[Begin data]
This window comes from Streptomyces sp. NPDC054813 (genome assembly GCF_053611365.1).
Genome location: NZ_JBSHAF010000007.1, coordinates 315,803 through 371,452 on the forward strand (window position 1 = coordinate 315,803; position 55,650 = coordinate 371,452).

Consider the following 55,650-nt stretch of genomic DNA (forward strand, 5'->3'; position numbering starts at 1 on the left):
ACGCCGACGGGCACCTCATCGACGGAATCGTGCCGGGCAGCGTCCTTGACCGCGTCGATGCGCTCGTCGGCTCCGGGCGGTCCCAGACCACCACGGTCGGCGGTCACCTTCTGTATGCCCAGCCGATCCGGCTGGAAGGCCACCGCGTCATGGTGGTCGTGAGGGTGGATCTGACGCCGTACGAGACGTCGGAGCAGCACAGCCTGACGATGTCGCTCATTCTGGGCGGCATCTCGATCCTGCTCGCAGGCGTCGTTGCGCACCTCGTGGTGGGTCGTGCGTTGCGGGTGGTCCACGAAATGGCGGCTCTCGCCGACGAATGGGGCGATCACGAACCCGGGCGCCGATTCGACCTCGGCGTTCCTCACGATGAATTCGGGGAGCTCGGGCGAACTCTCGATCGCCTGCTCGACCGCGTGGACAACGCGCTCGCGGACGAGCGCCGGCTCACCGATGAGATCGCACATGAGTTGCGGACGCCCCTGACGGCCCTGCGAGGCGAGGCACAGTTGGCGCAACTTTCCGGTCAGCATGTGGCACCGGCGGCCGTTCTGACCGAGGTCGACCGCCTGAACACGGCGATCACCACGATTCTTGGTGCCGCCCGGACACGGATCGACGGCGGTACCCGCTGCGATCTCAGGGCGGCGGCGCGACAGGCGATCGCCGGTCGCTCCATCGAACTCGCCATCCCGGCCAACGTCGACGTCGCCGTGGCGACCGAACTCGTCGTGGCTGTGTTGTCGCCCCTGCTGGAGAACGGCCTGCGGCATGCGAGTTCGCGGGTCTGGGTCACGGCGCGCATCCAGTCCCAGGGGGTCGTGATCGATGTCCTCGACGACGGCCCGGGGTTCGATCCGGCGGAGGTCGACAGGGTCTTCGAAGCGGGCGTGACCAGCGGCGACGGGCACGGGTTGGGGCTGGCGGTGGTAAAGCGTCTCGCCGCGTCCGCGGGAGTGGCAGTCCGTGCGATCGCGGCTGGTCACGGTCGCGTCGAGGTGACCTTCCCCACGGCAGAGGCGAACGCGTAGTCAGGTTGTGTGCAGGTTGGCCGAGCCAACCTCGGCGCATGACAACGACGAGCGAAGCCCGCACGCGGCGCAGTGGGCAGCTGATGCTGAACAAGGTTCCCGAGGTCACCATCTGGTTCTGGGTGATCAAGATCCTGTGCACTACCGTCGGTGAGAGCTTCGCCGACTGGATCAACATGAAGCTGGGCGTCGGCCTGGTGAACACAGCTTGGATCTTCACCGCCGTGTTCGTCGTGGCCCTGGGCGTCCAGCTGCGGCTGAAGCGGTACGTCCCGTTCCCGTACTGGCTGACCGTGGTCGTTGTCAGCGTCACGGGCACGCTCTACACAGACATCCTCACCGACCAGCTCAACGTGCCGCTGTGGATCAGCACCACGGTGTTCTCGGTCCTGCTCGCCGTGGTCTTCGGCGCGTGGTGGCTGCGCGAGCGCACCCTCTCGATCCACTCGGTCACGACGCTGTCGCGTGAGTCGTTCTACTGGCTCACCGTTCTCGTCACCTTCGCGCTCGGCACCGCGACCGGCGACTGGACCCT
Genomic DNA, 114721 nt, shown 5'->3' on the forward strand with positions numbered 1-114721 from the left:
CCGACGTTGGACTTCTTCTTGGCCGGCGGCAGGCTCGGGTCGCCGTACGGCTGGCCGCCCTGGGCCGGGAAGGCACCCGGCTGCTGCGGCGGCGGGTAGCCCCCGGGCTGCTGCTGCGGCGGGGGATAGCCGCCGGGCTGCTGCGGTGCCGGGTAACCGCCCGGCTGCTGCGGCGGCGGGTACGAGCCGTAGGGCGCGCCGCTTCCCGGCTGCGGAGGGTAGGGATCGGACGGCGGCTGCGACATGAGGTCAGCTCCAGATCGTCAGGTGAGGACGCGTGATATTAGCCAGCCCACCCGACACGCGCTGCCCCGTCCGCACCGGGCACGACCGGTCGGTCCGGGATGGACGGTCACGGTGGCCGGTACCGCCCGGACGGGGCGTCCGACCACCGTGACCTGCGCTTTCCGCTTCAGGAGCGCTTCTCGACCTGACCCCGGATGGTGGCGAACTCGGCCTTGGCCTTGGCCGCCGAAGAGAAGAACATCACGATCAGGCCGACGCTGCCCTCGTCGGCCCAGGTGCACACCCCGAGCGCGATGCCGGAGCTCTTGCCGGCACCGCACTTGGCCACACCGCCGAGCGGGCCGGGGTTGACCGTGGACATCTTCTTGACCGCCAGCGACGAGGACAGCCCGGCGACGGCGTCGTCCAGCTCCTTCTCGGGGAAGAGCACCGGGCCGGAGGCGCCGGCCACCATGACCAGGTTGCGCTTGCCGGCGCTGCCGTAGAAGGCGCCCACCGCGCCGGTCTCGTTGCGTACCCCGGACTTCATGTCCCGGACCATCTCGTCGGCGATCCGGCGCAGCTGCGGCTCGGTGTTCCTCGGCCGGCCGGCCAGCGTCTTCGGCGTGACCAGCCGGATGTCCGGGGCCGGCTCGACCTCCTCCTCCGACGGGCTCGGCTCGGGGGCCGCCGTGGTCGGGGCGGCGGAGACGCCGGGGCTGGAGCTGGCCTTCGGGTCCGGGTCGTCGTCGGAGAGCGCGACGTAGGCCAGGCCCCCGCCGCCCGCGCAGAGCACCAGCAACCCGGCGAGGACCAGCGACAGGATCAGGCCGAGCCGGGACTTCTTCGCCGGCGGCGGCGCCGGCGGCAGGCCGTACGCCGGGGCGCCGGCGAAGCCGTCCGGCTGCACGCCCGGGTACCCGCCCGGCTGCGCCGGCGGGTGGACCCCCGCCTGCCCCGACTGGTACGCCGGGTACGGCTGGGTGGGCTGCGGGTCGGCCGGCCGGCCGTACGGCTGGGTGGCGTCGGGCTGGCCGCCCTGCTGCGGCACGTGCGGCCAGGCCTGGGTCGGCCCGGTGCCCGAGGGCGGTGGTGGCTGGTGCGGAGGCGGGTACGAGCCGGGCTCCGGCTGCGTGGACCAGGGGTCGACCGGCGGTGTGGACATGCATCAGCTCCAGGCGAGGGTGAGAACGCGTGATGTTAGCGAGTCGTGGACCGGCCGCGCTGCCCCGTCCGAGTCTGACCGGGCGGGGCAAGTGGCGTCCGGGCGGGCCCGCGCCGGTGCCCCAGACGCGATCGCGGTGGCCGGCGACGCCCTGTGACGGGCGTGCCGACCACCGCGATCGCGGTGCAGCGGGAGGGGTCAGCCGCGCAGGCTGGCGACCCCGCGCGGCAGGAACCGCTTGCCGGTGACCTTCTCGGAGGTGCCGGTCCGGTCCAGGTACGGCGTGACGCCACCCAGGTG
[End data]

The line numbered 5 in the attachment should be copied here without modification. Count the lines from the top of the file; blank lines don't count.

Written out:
Genomic DNA, 114721 nt, shown 5'->3' on the forward strand with positions numbered 1-114721 from the left: